The first post office in Bolton was established in 1816 and was located in The Huddle. It was in the store operated by Samuel Brown, and he was the first postmaster. It was the main post office in the Town of Bolton for many years. It wasn’t until 1882 that the first post office in Bolton Landing was opened, further to the north. That was also when the name Bolton Landing was used, to separate it from Bolton.
One of the post offices in The Huddle.
The Huddle, south of Bolton Landing which has a founding date of 1882. It is home to the Bolton Rural Cemetery, which is still an active cemetery today. The oldest grave in the cemetery is dated 1808.
The first Huddle school was on the east side of Route 9N, south of the cemetery, was built in 1852; it was replaced by a stone school building in 1887 across Route 9N from the cemetery.
The Huddle’s stone school, now a gift shop.
The first general store in The Huddle dates from about 1863. It was operated by Myron O. Brown when Jonathan Streeter Gates bought it in 1874. He operated it as Gates Store, later as Gates, Tanner & Co., then, after buying out the Tanner partner, Gates Bro’s & Company. The store had a large community room on the second floor for meetings, movies, dramatics, and other entertainment. The store building stands today and is the Coldwell Banker Realty building.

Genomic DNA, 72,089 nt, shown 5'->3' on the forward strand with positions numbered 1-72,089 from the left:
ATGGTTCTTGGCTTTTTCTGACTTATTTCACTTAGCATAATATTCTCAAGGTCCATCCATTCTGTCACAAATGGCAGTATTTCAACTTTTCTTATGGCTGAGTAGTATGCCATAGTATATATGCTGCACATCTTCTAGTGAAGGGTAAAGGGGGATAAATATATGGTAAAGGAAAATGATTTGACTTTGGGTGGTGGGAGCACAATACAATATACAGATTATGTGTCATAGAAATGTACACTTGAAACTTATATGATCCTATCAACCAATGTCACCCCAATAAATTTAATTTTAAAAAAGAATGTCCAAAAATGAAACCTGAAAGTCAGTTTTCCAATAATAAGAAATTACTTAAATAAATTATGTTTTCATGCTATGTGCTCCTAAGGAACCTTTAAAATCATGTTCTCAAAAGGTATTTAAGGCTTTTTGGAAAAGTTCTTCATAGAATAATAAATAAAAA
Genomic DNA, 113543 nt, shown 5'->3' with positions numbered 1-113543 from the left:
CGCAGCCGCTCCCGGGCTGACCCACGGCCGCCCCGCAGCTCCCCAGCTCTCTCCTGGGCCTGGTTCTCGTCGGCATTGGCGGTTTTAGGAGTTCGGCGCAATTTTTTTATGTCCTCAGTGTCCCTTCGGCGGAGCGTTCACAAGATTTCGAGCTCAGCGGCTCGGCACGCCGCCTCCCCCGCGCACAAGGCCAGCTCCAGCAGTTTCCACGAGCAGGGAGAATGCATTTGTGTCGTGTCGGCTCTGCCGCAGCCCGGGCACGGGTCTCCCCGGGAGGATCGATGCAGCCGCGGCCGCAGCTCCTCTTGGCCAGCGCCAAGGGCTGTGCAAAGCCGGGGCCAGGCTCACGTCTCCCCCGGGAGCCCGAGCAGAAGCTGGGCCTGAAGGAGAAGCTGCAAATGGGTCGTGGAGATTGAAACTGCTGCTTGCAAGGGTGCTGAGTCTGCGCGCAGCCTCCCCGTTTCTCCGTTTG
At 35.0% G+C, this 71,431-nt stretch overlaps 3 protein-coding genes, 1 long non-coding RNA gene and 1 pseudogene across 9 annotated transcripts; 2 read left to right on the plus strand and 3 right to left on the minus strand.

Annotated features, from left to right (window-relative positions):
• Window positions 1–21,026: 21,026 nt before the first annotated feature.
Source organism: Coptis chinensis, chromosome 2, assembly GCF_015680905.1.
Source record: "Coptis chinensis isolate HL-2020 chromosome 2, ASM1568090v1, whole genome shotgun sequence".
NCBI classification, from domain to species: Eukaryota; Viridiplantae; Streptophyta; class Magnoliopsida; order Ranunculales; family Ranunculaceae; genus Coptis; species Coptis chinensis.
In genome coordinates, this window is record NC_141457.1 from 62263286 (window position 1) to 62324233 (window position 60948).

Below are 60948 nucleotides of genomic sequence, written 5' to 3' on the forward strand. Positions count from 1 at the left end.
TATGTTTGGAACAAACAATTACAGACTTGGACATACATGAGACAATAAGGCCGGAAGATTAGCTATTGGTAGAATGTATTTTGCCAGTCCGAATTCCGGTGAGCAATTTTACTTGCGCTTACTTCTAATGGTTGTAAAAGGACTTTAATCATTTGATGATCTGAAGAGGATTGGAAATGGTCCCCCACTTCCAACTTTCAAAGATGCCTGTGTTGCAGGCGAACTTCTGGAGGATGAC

The Gates family operated a store in The Huddle.
Other buildings in the area of The Huddle over the years have included small gas stations, The Huddle Store – which was a small grocery and Esso gas station, an auto repair shop operated by Bill Taylor, and egg business operated by Dr. Beckers, a fishing and rowboat store operated by Angus Taunton, and there were cottages to rent, operated by the Martin Sheridan family, the Aldrich family, as well as some operated by Thomas Riche.
There have been some restaurants – The Char Steer, now a new business called Baer Necessities, the Tomahawk Inn, and Pumpernickel’s (which still operates). A series of gift shops and a Girl Scout Camp called Camp Wah-ta-wah also operated in the area of The Huddle.
People of The Huddle
Some interesting people have called The Huddle their home. In 1917, a Dr. William Gerard Beckers bought a large parcel of land from Jonathan Streeter Gates and others that bordered on Huddle Bay. He built a home there which he called Villa Marie Antoinette, named after his first wife. He had a stone wall constructed along Route 9N and a Gate House for the property, both of which stand today.